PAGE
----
DENVER (CBS4) – As Jeff Shoemaker walked through the plaza on Confluence Park named after his father, he sounded harsh warnings on what might happen to the rivers and creeks that run through Denver if the ‘Right To Survive’ measure, Initiative 300, is passed.

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“Measure 300 is a river killer, and in my mind, a city killer,” warned Shoemaker. “You want me to say it again? It’s a river killer.”

He believes the measure, that would overturn Denver’s 2012 camping ban, would undo the decades of work that it took to clean up the South Platte River. His father, Joe Shoemaker, started the Greenway Foundation in 1974 to reclaim the South Platte which was heavily polluted at the time.

Jeff Shoemaker (credit: CBS)

Shoemaker, who now runs the Greenway Foundation, predicts if the measure passes, large encampments of homeless crowding the banks of the South Platte, with no sanitary facilities, will release human waste into the river.

“Imagine the volume of human waste, liquid or solid,” flowing into the South Platte watershed said Shoemaker. He said lifting the camping ban would mean “tent after box after tent after sleeping bag” along the river.

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If passed, Initiative 300 would allow the homeless to camp on sidewalks, in parks and any public spaces. Shoemaker believes that would lead to an influx of camping along the banks of the South Platte with no facilities to support them.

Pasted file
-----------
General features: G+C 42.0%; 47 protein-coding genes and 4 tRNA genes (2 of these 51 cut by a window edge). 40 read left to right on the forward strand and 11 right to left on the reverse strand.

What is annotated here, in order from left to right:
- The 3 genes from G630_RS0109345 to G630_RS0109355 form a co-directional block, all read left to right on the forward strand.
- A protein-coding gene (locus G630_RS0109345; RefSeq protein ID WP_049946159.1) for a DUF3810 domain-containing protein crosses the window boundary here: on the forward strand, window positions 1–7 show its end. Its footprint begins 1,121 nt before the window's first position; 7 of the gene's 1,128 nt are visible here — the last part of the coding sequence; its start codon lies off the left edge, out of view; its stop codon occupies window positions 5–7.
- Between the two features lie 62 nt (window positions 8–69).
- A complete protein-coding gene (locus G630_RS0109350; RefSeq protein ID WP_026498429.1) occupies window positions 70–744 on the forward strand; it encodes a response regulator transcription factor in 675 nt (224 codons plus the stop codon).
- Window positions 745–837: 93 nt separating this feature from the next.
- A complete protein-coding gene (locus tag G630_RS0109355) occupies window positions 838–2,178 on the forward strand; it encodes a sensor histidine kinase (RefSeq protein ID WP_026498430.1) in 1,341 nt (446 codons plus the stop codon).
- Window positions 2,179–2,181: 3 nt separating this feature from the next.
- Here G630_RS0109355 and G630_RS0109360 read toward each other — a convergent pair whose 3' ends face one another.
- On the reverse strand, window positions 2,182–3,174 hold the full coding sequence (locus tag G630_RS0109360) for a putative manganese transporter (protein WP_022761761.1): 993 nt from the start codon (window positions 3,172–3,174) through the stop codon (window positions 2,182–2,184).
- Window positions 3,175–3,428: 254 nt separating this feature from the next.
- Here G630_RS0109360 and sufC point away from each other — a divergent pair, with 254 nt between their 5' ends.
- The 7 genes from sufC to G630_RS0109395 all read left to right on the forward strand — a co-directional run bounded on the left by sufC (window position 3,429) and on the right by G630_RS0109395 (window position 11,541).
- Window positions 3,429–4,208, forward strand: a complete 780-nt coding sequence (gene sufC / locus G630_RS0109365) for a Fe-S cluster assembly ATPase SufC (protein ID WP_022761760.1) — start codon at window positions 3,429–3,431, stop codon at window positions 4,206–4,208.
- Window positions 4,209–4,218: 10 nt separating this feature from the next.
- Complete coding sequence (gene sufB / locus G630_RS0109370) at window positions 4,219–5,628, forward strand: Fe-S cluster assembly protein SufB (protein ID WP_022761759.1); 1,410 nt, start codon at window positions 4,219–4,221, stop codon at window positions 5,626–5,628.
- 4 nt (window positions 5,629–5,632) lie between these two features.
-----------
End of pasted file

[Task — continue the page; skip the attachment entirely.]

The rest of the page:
Raffi Mercuri, who manages the pro-Initiative 300 campaign, didn’t dispute a potential upswing in Platte River camping and acknowledged human waste could be a problem.

“Good question. That’s a big problem, but the problem is not theirs,” said Mercuri.

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He said if large numbers of homeless opt to camp along the river, the city should then provide facilities, like portable toilets and dumpsters, where they set up their camps.

“Why do we not have the same expectation for the city to provide the same services to these people that you receive at your home? These people exist. They’re going to be somewhere,” said Mercuri. “My question is with not enough shelter, spaces where are they supposed to go?”

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Shoemaker said property along Denver’s rivers and creeks is some of the most desirable, and expensive, in the metro area. He became emotional talking about the work his father started, and what might become of it if the Right To Survive measure passes.

“If it again becomes a toilet, all that work is undone. I don’t know how this city will ever be the same.”

Ballots for the May 7th election are being mailed out this week.

Brian Maass